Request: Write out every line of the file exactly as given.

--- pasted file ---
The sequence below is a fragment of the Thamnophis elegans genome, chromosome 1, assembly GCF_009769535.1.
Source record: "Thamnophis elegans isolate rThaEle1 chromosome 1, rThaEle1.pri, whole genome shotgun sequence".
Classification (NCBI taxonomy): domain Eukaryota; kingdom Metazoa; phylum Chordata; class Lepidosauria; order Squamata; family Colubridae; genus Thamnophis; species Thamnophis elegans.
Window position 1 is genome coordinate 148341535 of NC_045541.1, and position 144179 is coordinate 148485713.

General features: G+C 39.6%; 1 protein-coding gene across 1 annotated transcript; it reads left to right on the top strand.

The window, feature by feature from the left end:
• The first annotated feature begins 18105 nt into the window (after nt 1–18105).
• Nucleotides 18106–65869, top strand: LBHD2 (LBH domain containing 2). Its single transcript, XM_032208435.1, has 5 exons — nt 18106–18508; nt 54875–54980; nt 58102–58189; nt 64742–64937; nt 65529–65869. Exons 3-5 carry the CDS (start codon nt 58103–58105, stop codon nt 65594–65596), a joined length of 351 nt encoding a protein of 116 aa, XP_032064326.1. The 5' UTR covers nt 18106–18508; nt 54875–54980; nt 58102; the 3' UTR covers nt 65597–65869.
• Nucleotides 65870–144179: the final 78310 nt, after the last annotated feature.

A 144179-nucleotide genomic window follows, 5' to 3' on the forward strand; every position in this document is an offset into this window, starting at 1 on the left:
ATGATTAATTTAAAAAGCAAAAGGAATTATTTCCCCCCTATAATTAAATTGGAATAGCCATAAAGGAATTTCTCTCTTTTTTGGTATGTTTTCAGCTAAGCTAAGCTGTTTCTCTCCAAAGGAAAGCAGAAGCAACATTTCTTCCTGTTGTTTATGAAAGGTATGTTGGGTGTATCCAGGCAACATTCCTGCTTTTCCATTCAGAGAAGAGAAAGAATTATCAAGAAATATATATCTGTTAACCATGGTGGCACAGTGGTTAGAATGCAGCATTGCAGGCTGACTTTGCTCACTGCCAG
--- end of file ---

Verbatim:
The sequence below is a fragment of the Thamnophis elegans genome, chromosome 1, assembly GCF_009769535.1.
Source record: "Thamnophis elegans isolate rThaEle1 chromosome 1, rThaEle1.pri, whole genome shotgun sequence".
Classification (NCBI taxonomy): domain Eukaryota; kingdom Metazoa; phylum Chordata; class Lepidosauria; order Squamata; family Colubridae; genus Thamnophis; species Thamnophis elegans.
Window position 1 is genome coordinate 148341535 of NC_045541.1, and position 144179 is coordinate 148485713.

General features: G+C 39.6%; 1 protein-coding gene across 1 annotated transcript; it reads left to right on the top strand.

The window, feature by feature from the left end:
• The first annotated feature begins 18105 nt into the window (after nt 1–18105).
• Nucleotides 18106–65869, top strand: LBHD2 (LBH domain containing 2). Its single transcript, XM_032208435.1, has 5 exons — nt 18106–18508; nt 54875–54980; nt 58102–58189; nt 64742–64937; nt 65529–65869. Exons 3-5 carry the CDS (start codon nt 58103–58105, stop codon nt 65594–65596), a joined length of 351 nt encoding a protein of 116 aa, XP_032064326.1. The 5' UTR covers nt 18106–18508; nt 54875–54980; nt 58102; the 3' UTR covers nt 65597–65869.
• Nucleotides 65870–144179: the final 78310 nt, after the last annotated feature.

A 144179-nucleotide genomic window follows, 5' to 3' on the forward strand; every position in this document is an offset into this window, starting at 1 on the left:
ATGATTAATTTAAAAAGCAAAAGGAATTATTTCCCCCCTATAATTAAATTGGAATAGCCATAAAGGAATTTCTCTCTTTTTTGGTATGTTTTCAGCTAAGCTAAGCTGTTTCTCTCCAAAGGAAAGCAGAAGCAACATTTCTTCCTGTTGTTTATGAAAGGTATGTTGGGTGTATCCAGGCAACATTCCTGCTTTTCCATTCAGAGAAGAGAAAGAATTATCAAGAAATATATATCTGTTAACCATGGTGGCACAGTGGTTAGAATGCAGCATTGCAGGCTGACTTTGCTCACTGCCAG